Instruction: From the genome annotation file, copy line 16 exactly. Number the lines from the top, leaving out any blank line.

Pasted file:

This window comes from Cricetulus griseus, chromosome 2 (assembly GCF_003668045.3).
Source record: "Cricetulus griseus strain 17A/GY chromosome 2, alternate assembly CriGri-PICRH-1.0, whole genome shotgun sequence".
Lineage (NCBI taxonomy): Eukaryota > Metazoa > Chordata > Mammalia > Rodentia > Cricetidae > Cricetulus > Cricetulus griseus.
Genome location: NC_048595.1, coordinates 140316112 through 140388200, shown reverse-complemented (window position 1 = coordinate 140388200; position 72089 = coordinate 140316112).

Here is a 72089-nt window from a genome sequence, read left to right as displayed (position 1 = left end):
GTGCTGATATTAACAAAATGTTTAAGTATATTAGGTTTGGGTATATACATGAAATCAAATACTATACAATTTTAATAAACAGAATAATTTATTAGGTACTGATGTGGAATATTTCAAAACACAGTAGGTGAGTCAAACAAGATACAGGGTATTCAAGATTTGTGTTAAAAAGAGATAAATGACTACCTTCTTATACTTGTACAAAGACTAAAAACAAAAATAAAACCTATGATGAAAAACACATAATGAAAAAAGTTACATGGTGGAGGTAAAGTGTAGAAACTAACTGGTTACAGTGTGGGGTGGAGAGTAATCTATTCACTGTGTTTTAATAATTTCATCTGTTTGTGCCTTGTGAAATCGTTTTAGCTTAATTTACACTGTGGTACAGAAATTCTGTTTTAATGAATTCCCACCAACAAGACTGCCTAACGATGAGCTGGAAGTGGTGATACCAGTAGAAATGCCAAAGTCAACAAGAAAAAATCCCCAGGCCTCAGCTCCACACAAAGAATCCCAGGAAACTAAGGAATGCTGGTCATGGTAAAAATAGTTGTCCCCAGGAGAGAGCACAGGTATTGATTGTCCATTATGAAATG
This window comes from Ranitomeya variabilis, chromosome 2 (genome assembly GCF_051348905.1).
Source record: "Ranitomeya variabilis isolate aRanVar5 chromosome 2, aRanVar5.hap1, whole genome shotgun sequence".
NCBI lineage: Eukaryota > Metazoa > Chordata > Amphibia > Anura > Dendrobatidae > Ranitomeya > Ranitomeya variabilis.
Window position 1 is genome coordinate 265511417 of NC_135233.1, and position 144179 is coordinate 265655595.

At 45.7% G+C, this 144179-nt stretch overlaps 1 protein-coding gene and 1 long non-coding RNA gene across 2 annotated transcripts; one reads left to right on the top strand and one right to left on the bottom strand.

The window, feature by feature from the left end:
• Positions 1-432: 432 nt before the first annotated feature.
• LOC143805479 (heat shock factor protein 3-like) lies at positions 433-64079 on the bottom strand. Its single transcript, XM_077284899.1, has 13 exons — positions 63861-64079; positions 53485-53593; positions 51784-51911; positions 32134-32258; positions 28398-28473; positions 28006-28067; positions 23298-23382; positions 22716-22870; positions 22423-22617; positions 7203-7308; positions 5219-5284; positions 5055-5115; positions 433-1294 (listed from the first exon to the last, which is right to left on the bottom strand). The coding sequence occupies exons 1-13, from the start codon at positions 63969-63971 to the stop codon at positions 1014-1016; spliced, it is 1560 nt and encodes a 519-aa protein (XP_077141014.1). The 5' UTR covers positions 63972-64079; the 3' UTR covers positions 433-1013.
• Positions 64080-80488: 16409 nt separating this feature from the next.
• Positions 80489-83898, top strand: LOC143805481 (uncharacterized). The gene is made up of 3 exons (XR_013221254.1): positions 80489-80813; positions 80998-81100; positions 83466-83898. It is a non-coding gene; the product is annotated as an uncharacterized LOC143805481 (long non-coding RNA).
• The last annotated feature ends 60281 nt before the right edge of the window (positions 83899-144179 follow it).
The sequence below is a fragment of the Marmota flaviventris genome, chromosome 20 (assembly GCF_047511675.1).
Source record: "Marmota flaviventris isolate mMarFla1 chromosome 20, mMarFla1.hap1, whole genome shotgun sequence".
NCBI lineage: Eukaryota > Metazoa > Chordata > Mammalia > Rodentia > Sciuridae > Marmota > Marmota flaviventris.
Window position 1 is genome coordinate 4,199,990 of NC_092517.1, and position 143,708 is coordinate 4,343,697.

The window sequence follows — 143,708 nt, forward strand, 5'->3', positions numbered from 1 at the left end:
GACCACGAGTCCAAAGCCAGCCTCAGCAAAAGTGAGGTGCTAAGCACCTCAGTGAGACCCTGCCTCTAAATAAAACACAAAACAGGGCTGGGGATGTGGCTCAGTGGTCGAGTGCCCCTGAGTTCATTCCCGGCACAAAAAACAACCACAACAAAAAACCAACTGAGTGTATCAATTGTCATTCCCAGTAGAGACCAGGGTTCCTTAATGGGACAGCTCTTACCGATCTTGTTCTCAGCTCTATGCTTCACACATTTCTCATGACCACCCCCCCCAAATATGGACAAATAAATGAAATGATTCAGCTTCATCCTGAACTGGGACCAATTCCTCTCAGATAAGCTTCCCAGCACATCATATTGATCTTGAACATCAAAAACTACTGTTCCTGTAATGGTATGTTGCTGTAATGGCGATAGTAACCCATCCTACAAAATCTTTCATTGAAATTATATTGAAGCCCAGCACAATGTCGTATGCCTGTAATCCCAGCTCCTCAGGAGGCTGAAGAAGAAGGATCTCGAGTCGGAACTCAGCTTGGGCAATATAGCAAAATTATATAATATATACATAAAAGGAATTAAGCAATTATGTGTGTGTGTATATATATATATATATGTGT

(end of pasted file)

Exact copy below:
• Positions 80489-83898, top strand: LOC143805481 (uncharacterized). The gene is made up of 3 exons (XR_013221254.1): positions 80489-80813; positions 80998-81100; positions 83466-83898. It is a non-coding gene; the product is annotated as an uncharacterized LOC143805481 (long non-coding RNA).